There needs to be a balance in finding and acquiring the star name, the big-money signing and establishing who will be the best fit for any given side.
Arsenal fans would have loved the idea of Marouane Fellaini roaming about the pitch at the Emirates as a towering and imperious Goliath. Would he fit the Arsenal way? To an extent: he’s big, strong, versatile, and would counter the “bullies” in the Premier League; Arsenal could make it work. But there is such a thing as a good player not always being a great fit for a team – and that’s not really to say Fellaini wouldn’t be a good buy for Arsenal, but rather that Lars Bender would be an even better fit.
The modern game doesn’t really need set roles with specific duties if the whole team is willing to work. The very best teams are those who share the burden of reclaiming possession and tracking back, not just in the forwards relying on those with a defensive mind to do so. There are obvious defensive midfielders in the game, but those managers who wish to evolve the formations and tactics in football choose to deploy hybrids rather than clearly defined specialists.
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The admirable thing about Arsene Wenger and his philosophy on the game is that he tries to avoid conforming to what is viewed as the norm, wishing rather to play his own brand of football and winning the day on his own terms. That’s the Barcelona way, too, and the whole idea of creating a “Plan B” is nonsensical and alien to the foundations and traditions laid by Johan Cruyff.
For Arsenal, long gone are the days of a Patrick Vieira/Gilberto Silva figure in the midfield. Don’t get me wrong, they would have been of great use at various points last season. The tandem at Bayern Munich of Bastian Schweinsteiger and Javi Martinez is one of the most imposing in European football. That was their foundation that led them to Champions League glory and the treble. But Martinez wasn’t just picked for convenience; he was bought for purpose.
Mikel Arteta has done a fantastic job in the Arsenal midfield, and more often than not Arsenal make it work by having a diminutive figure in the holding role over a colossus whose presence spans the entire width of the field. Think how much better Arsenal as a unit could have been if all the outfield players bought into the idea of closing down and tracking back, much in the way of Barcelona and Borussia Dortmund.
As a reference to both Barcelona and Dortmund, their “holding midfielders” do far more than simply shield the back four. Ilkay Gundogan is one of the best deep-lying playmakers in Germany and his reputation is growing rapidly; Sven Bender, though not as “complete” as his brother, also offers to the attack as well as the defence; Sergio Busqeuts is a necessary reference point for players like Xavi and Andres Iniesta when they need a third man in retaining possession, and he’ll bring the ball out from the back and split defences with passes that are up there with the very best of his midfield colleagues. As for players like Xabi Alonso, he too has been able to bring about both defensive and attacking aspects of his game to either fit Spain or Real Madrid’s needs. Like his counterparts in or around his level of ability, he can switch between the two almost with ease.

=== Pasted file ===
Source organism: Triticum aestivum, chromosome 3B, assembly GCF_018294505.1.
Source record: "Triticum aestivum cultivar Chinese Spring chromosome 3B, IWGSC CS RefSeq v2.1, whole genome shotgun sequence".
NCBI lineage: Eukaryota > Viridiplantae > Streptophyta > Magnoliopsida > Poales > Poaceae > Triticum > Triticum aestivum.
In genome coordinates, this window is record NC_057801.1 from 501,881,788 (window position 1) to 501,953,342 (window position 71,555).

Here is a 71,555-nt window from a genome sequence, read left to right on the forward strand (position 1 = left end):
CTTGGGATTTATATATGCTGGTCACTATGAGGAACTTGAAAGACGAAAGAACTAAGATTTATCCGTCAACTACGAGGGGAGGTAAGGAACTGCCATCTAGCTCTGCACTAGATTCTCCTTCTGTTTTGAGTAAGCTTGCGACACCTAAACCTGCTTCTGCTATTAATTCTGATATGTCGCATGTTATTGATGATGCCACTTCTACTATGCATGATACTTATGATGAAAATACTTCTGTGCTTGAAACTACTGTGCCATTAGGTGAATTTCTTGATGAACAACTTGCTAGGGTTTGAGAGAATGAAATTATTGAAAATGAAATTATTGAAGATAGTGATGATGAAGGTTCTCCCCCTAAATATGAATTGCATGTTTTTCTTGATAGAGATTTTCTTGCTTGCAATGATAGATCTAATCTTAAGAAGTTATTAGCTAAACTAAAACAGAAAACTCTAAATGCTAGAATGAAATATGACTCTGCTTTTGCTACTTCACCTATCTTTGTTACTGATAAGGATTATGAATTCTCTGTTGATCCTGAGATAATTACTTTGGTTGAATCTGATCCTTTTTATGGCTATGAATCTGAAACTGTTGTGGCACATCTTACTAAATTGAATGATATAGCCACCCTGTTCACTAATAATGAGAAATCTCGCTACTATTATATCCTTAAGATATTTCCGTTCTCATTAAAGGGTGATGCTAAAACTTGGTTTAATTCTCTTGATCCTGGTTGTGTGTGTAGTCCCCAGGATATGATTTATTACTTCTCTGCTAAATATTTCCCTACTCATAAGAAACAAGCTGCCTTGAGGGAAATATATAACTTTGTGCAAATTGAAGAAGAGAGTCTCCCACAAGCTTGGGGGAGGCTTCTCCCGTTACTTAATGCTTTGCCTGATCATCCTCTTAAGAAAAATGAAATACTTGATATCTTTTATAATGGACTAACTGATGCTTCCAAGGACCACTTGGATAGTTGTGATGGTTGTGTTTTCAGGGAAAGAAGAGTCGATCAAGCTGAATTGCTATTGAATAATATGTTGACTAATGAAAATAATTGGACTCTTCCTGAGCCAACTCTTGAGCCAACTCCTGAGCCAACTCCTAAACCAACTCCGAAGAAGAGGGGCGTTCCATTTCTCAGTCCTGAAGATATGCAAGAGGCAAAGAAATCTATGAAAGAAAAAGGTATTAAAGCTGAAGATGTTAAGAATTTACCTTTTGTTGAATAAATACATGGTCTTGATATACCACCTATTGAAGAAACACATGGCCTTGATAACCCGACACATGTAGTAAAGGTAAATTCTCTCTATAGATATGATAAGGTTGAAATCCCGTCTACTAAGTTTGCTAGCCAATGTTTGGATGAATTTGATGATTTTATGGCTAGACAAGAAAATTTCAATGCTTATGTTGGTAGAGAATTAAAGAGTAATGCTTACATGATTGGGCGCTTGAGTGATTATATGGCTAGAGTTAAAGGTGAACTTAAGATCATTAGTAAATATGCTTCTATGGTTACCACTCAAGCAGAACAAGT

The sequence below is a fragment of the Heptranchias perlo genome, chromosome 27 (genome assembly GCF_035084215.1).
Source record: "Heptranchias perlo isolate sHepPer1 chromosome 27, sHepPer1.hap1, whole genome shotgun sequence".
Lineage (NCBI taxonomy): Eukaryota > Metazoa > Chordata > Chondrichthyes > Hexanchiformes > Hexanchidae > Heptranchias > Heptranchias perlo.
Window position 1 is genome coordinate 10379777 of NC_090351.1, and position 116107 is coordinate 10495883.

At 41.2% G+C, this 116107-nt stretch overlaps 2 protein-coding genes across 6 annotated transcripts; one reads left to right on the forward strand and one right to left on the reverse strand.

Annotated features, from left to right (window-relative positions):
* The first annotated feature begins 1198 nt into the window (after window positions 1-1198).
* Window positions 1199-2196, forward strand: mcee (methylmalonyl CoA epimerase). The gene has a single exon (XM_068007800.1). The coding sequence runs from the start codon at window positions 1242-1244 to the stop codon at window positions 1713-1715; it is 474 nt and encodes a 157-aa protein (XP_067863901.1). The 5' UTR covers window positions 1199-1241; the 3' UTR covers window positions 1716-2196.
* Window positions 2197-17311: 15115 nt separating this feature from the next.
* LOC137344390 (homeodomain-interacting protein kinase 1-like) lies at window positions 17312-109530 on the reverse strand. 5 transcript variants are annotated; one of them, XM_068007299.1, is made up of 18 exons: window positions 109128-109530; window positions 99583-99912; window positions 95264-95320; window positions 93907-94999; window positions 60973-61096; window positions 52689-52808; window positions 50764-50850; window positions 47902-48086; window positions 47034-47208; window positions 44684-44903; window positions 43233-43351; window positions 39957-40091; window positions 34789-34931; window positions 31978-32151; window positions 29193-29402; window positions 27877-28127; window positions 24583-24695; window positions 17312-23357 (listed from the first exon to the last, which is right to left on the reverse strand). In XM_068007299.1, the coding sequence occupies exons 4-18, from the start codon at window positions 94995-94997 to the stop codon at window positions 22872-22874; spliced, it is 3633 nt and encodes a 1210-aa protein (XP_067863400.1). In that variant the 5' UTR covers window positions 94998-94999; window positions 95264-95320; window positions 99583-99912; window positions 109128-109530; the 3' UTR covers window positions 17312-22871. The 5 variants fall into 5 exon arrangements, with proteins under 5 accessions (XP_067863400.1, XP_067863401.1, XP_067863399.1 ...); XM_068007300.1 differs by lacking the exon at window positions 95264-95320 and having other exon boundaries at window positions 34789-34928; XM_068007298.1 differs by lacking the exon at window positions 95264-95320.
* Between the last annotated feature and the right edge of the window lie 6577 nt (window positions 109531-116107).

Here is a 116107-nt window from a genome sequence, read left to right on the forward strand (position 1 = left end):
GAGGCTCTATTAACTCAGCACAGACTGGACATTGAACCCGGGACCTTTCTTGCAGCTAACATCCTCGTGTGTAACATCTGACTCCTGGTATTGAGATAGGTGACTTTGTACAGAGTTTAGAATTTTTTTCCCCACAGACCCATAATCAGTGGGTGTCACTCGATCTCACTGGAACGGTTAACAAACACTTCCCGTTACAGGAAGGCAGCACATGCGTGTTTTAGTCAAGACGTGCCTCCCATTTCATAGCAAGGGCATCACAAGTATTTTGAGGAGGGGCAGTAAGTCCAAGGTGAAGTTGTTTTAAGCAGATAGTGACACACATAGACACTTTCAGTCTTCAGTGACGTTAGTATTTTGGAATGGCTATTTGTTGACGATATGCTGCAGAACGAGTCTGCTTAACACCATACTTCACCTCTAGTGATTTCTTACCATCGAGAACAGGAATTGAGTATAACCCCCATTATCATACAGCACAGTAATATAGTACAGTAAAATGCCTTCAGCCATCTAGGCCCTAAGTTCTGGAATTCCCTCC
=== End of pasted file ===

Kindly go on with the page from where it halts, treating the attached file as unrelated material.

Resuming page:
Lars Bender allows for very little deviation from Wenger’s philosophy. In addition, the German looks and plays like an Arsenal player much more than Fellaini. While the Everton midfielder does have a level of guile and grace, the Bayer Leverkusen midfielder comes with as much versatility, but a degree that allows him to adapt his game from the deep-lying midfield position. He’ll play forwards in on goal – an aspect of his game that has improved tremendously over the past year – he’s one of the finest tacklers in the Bundesliga and also offers that level of steel that’s on occasion required in English football. Again, Bender is a well-rounded player but one who undeniably looks like a Wenger signing. It’s a little difficult to picture Fellaini playing the brand of football Arsenal are regularly associated with.
There’s no surprise that Arsenal have reportedly gone in twice this year for Bender, as well as making an enquiry last summer. The 24-year-old is an international-level footballer who was integral to Leverkusen finishing third last season.
If Wenger has truly evolved on from the idea of bringing in a defensive midfielder in the Gokhan Inler mould, who he chased a number of years ago, then adding Lars Bender is a fine choice in continuing on from the altered ground set by Arteta.
Would Lars Bender be a better fit for Arsenal over Fellaini?
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